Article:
St. John's wort (Hypericum perforatum), once thought to rid the body of evil spirits, has a history of medicinal use dating back to ancient Greece, where it was used to treat a range of illnesses, including various 'nervous conditions.' St. John's wort also has antibacterial and antiviral properties and, because of its antiinflammatory properties, has been used to help heal wounds and burns.
In recent years, there has been renewed interest in St. John's wort as a treatment for depression and there has been a great deal of scientific research on this topic. St. John's wort is one of the most commonly purchased herbal products in the United States. Because St. John's wort interacts with a wide variety of medications, it is important to take it only under the guidance of a healthcare provider who is knowledgeable about herbal medicines.
In numerous studies, St. John's wort has been effective in reducing depressive symptoms in those with mild to moderate but not severe (called major) depression. When compared with tricyclic antidepressants (medication frequently prescribed for this condition) such as imipramine, amitriptyline, doxepin, desipramine, and nortriptyline, St. John's wort is equally effective, and has fewer side effects. This also appears to be true for another well known class of antidepressants called selective serotonin reuptake inhibitors (SSRIs) including fluoxetine and sertraline.
St. John's wort has also shown promise in treating the following conditions, a few of which are related to depression.
Alcoholism: In animal studies, St. John's wort substantially reduced the craving for and intake of alcohol. It is hypothesized that alcohol abuse may be a form of selfmedication and that, by relieving depressive symptoms, St. John's wort may reduce the perceived need for alcohol.
Bacterial infections: In laboratory studies, St. John's wort has demonstrated the ability to fight certain infections, including some bacteria that are resistant to the effects of antibiotics. More research is needed in this area to understand if these test tube findings will prove useful for people.
HIV infection and AIDS: While laboratory research suggests that St. John's wort may kill or inhibit the growth of human immunodeficiency virus (HIV; the virus that causes AIDS), St. John's wort has serious interactions with medications used to treat people with the virus. In the case of the protease inhibitor indinavir, for example, concurrent use of St. John's wort may cause the medication to lose its effectiveness. In addition, participants in a study of St. John's wort for people with HIV dropped out of the study prematurely because of intolerable side effects from the herb.
Premenstrual syndrome (PMS): An early study suggests that St. John's wort may be useful in relieving both physical and emotional symptoms of PMS including cramps, irritability, food cravings, and breast tenderness.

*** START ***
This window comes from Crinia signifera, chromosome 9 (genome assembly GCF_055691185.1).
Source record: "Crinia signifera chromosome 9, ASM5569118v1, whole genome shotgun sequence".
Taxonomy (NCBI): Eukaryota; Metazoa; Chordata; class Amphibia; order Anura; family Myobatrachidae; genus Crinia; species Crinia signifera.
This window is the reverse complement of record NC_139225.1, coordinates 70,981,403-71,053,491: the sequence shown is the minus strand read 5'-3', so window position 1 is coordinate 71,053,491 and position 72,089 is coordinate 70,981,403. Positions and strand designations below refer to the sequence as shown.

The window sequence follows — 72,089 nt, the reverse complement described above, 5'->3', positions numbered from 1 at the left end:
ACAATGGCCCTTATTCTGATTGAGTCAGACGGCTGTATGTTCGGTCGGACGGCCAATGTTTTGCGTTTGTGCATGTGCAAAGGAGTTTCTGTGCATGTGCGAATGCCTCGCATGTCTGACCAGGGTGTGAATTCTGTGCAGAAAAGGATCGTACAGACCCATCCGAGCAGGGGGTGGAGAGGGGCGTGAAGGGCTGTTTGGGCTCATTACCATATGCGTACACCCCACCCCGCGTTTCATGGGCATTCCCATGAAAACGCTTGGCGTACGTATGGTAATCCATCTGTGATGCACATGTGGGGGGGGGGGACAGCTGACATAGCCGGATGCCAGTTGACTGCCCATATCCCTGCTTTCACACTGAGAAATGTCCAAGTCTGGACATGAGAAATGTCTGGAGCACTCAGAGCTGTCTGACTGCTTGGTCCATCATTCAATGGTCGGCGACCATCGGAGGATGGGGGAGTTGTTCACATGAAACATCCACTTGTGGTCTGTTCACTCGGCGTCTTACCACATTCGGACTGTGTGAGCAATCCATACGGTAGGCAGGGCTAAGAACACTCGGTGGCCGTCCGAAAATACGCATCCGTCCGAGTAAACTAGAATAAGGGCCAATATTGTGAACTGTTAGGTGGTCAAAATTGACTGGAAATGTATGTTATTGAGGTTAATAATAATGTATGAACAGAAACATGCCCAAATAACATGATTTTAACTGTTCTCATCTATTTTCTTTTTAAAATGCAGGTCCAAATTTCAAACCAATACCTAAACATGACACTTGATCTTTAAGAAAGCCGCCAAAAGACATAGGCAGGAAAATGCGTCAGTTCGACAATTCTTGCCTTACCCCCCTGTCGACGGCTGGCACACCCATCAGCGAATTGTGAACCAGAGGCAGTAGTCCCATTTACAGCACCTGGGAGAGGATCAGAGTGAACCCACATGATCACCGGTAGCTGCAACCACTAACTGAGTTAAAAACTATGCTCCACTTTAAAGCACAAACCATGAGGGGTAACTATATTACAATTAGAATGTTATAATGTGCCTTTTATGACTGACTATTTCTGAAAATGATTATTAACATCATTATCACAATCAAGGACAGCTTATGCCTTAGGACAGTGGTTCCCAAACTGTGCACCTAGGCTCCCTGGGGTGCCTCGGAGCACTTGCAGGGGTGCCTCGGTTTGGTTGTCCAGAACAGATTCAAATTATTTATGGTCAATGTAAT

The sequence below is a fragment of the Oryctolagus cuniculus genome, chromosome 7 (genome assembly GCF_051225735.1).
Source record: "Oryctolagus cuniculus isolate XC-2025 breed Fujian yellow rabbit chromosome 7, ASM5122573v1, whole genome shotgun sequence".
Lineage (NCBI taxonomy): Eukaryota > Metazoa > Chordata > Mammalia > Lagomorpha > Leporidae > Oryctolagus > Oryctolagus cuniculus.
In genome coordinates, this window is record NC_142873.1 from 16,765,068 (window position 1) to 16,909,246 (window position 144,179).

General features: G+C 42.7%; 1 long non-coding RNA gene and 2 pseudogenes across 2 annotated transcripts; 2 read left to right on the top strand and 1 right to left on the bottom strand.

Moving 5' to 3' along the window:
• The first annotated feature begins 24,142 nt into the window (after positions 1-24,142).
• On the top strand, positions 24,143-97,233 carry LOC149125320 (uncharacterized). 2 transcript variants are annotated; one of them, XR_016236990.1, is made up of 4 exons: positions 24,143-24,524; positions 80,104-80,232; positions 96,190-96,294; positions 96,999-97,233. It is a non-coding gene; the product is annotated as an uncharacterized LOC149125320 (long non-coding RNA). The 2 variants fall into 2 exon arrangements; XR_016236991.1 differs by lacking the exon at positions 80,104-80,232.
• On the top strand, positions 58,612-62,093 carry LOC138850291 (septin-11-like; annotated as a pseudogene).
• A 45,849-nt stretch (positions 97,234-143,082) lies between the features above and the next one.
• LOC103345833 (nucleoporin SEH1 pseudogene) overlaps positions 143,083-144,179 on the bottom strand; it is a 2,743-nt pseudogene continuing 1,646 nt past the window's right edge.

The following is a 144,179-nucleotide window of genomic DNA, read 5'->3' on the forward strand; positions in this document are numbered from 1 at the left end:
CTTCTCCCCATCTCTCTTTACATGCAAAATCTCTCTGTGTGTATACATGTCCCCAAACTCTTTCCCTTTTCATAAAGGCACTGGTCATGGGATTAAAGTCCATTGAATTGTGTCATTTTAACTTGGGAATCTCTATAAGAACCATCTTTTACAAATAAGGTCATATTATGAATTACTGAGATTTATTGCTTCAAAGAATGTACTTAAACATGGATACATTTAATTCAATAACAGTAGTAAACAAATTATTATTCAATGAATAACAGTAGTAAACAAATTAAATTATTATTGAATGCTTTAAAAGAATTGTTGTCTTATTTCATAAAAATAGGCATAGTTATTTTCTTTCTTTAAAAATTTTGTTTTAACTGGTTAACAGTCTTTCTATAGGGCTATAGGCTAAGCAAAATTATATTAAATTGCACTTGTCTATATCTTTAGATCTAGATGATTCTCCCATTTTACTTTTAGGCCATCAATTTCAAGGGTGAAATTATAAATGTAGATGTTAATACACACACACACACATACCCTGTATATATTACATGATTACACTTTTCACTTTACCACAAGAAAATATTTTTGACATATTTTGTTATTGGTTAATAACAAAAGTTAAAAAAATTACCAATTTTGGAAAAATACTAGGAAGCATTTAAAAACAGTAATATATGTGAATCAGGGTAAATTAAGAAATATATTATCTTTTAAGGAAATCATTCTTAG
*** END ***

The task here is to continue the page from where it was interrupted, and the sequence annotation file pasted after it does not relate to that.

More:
Seasonal affective disorder (SAD): Used alone, St. John's wort has improved mood in those suffering from SAD (a form of depression that occurs during the winter months because of lack of sunlight). This condition is often treated with photo (light) therapy. Effects may prove to be even greater when the herb is used in combination with light therapy.
Viral encephalitis: Herbal specialists may recommend use of a tincture containing a combination of ginkgo, St. John's wort, and rosemary to relieve symptoms associated with recovery from brain inflammation (viral encephalitis) such as cognitive impairment, visual and speech disturbances, and difficulty performing routine functions.
Wounds, minor burns, hemorrhoids: Topical St. John's wort is, at times, recommended by herbal specialists to reduce pain and inflammation and to promote healing by applying the agent directly to the skin. Preliminary laboratory tests are suggesting that this traditional use may have scientific merit.
Ear pain from an ear infection: In a study of over 100 children between ages 6 and 18 with ear pain from an ear infection (called otitis media), a combination herbal ear drop, including St. John's wort, garlic, calendula, and mullein flower, alleviated pain as much as a standard pain killing ear drop.
St. John's wort is a shrubby plant with clusters of yellow flowers that have oval, elongate petals. The plant gets its name because it is often in full bloom around June 24, the day traditionally celebrated as the birthday of John the Baptist. Both the flowers and leaves are used for medicinal purposes.
What's It Made Of?
The beststudied active components are hypericin and pseudohypericin, found in both the leaves and flowers. There has been recent research to suggest, though, that these beststudied components may not be the most active in the plant, which also contains essential oils and flavonoids.
St. John's wort can be obtained in many forms: capsules, tablets, tinctures, teas, and oilbased skin lotions. Chopped or powdered forms of the dried herb are also available. St. John's wort products should be standardized to contain 0.3% hypericin.
How to Take It